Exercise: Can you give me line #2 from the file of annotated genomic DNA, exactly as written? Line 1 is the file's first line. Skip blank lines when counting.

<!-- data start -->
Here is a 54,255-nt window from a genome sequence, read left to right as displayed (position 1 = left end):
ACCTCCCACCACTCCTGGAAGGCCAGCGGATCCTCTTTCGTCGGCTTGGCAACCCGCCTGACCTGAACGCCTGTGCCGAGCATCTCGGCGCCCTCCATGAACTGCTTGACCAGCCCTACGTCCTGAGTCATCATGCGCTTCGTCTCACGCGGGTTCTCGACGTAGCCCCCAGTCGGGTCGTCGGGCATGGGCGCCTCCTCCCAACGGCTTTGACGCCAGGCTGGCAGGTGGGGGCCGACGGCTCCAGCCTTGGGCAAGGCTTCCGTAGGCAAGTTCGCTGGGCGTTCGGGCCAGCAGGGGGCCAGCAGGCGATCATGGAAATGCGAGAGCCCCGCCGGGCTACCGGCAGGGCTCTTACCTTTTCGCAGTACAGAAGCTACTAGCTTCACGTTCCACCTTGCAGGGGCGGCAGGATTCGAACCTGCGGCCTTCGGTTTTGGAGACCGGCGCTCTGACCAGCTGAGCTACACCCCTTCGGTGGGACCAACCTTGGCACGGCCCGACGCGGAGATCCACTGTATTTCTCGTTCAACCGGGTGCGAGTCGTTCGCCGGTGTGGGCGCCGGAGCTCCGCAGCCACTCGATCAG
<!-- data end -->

ACCTCCCACCACTCCTGGAAGGCCAGCGGATCCTCTTTCGTCGGCTTGGCAACCCGCCTGACCTGAACGCCTGTGCCGAGCATCTCGGCGCCCTCCATGAACTGCTTGACCAGCCCTACGTCCTGAGTCATCATGCGCTTCGTCTCACGCGGGTTCTCGACGTAGCCCCCAGTCGGGTCGTCGGGCATGGGCGCCTCCTCCCAACGGCTTTGACGCCAGGCTGGCAGGTGGGGGCCGACGGCTCCAGCCTTGGGCAAGGCTTCCGTAGGCAAGTTCGCTGGGCGTTCGGGCCAGCAGGGGGCCAGCAGGCGATCATGGAAATGCGAGAGCCCCGCCGGGCTACCGGCAGGGCTCTTACCTTTTCGCAGTACAGAAGCTACTAGCTTCACGTTCCACCTTGCAGGGGCGGCAGGATTCGAACCTGCGGCCTTCGGTTTTGGAGACCGGCGCTCTGACCAGCTGAGCTACACCCCTTCGGTGGGACCAACCTTGGCACGGCCCGACGCGGAGATCCACTGTATTTCTCGTTCAACCGGGTGCGAGTCGTTCGCCGGTGTGGGCGCCGGAGCTCCGCAGCCACTCGATCAG